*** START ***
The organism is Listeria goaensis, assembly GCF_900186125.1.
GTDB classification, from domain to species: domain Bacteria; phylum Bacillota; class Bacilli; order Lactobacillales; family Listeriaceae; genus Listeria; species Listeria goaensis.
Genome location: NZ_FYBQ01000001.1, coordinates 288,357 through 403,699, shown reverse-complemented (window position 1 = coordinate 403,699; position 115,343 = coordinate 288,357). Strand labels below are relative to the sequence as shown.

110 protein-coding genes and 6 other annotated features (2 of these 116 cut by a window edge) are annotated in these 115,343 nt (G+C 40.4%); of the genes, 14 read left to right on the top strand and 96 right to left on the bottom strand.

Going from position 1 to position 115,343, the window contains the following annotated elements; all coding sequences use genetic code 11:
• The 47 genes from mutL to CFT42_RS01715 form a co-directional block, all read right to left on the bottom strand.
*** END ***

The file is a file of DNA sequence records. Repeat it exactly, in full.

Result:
The organism is Listeria goaensis, assembly GCF_900186125.1.
GTDB classification, from domain to species: domain Bacteria; phylum Bacillota; class Bacilli; order Lactobacillales; family Listeriaceae; genus Listeria; species Listeria goaensis.
Genome location: NZ_FYBQ01000001.1, coordinates 288,357 through 403,699, shown reverse-complemented (window position 1 = coordinate 403,699; position 115,343 = coordinate 288,357). Strand labels below are relative to the sequence as shown.

110 protein-coding genes and 6 other annotated features (2 of these 116 cut by a window edge) are annotated in these 115,343 nt (G+C 40.4%); of the genes, 14 read left to right on the top strand and 96 right to left on the bottom strand.

Going from position 1 to position 115,343, the window contains the following annotated elements; all coding sequences use genetic code 11:
• The 47 genes from mutL to CFT42_RS01715 form a co-directional block, all read right to left on the bottom strand.